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(forw) Letter to ISO-3166 Maintenance Agency Secretary about the Taiwan issue

Fellow Debian Developers and Debian Installer contributors,

Please find below a letter sent to the ISO-3166 MA (Maintenance
Agency) about the issue of the name of the Taiwan country. This letter
has been written after some exchanges I had with Martin Michlmayr and
has got Martin approval. I tried to give it a kind of "official"
status by writing it under my name and trying to make my best for it
to appear representing the current concerns which have lead to lot of
debates recently.

The intent is for sure not solving the issue but rather trying to have
some official position from ISO-3166 MA. The most critic point is
mentioning that though ISO claim they use some UN references for
choosing the controversial name and despite my best efforts for finding
these references, they are completely invisible.

----- Forwarded message from Christian Perrier <bubulle@debian.org> -----

Date: Thu, 6 May 2004 18:18:45 +0200
From: Christian Perrier <bubulle@debian.org>
To: countrycodes@iso.org
Cc: bubulle@debian.org, dpl@debian.org
Subject: The official ISO-3166 name for TW

Dear Sir or Madam,

This mail is written on behalf of the Debian project, an association of
volunteers from all around the world working jointly on a freely available
computer operating system, known as Debian GNU/Linux (see
http://www.debian.org for more information).

Debian is highly committed to Open Standards and has always used existing
standards for its needs.  This is why the team in charge of the design of
the Debian GNU/Linux installation software has decided to use the ISO-3166
standard as a reference for the list of world countries.

Like other computer operating systems, Debian GNU/Linux needs to prompt
its users about the country they live in in order to make several
technical settings according to this country.

This is why the official English and French versions of the ISO-3166
list are used in Debian. Other languages currently supported by Debian
(38 at the time of this writing) use non-official translations for the
country names.

Recently, the users from Taiwan have raised a concern about their own
country name in Debian. They are very upset by the use of the official
ISO-3166 name, "Taiwan, province of China".

After some research and reading the ISO-3166 FAQ, we have found that the
entry for TW in ISO-3166 currently uses this highly controversial name in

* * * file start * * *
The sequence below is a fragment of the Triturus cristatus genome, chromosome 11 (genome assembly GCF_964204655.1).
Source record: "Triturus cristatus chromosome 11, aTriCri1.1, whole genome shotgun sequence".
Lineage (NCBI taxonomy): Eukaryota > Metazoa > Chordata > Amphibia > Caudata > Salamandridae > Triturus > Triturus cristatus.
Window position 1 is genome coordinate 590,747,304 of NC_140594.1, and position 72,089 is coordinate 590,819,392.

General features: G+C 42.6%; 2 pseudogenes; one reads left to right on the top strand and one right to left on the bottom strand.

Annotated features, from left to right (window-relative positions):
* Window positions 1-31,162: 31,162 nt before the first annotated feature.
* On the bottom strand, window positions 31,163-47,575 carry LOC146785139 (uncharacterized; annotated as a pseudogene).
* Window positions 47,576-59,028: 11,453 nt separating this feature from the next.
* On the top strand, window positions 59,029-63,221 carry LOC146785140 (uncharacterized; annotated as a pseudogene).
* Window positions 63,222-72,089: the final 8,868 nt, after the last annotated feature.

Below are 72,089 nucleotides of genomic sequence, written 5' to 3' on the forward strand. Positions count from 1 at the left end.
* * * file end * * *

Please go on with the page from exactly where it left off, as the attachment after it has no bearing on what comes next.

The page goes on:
reference to some United Nations publications, namely:

    * United Nations Terminology Bulletin Country Names or
    * Country and Region Codes for Statistical Use of the UN Statistics
      Division as stated on

The United nations bulletin "Country Names" seems very hard to find
online. The only reference we have found until now is an unofficial
copy at http://www.cicred.ined.fr/acerd/pays_a.html for the UN
Bulletin nr. 342 from Jan 19th 1991.

This copy of the UN Bulletin, dated 1991, lists TW as "Taiwan,
China". The document, however, does not make it clear whether this
comes from the UN publication "Country Names".

The "Country and Region Codes for Statistical Use of the UN Statistics
Division" is available online at

This copy does NOT list Taiwan at all.

As a conclusion, Debian contributors and users are currently under the
feeling that the ISO-3166 standard is slightly outdated or biased
regarding its official sources when it comes to deal with the country
usually named "Taiwan" (code TW).

Because, this is a high concern for all our users and contributors,
we would like to know whether some work is planned by the ISO-3166
experts for dealing with this issue.

Knowing that this issue for using a proper name for the
country/territory/area designed by the two-letter code TW is probably also
a concern for the members of your organisation, we remain,

Sincerely yours,

Christian Perrier
Debian GNU/Linux installation system localisation coordinator

on behalf of the Debian GNU/Linux developers and users with agreement
of Mr Martin Michlmayr, Debian Project Leader.

PS : please mention whether you agree for the reproduction of your
     answer to public mailing lists. In the case you don't agree, we
     will send to these lists our conclusions from this answer.


----- End forwarded message -----


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